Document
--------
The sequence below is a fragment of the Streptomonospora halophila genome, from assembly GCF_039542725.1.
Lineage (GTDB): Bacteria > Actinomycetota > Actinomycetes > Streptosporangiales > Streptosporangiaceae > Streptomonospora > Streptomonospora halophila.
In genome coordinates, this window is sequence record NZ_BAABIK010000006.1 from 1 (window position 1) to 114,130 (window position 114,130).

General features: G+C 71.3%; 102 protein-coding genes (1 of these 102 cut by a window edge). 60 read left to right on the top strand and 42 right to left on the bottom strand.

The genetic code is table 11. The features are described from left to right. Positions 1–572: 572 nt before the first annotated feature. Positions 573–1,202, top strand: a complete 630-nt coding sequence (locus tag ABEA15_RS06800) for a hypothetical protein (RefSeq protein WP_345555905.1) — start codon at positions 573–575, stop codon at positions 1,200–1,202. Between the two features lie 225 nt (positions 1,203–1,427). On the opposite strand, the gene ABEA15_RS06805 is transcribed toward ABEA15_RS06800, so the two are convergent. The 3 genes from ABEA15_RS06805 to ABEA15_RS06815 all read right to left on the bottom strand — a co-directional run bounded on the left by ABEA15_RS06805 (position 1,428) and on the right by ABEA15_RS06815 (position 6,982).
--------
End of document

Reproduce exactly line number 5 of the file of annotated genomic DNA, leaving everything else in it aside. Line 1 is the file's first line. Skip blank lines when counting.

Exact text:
The genetic code is table 11. The features are described from left to right. Positions 1–572: 572 nt before the first annotated feature. Positions 573–1,202, top strand: a complete 630-nt coding sequence (locus tag ABEA15_RS06800) for a hypothetical protein (RefSeq protein WP_345555905.1) — start codon at positions 573–575, stop codon at positions 1,200–1,202. Between the two features lie 225 nt (positions 1,203–1,427). On the opposite strand, the gene ABEA15_RS06805 is transcribed toward ABEA15_RS06800, so the two are convergent. The 3 genes from ABEA15_RS06805 to ABEA15_RS06815 all read right to left on the bottom strand — a co-directional run bounded on the left by ABEA15_RS06805 (position 1,428) and on the right by ABEA15_RS06815 (position 6,982).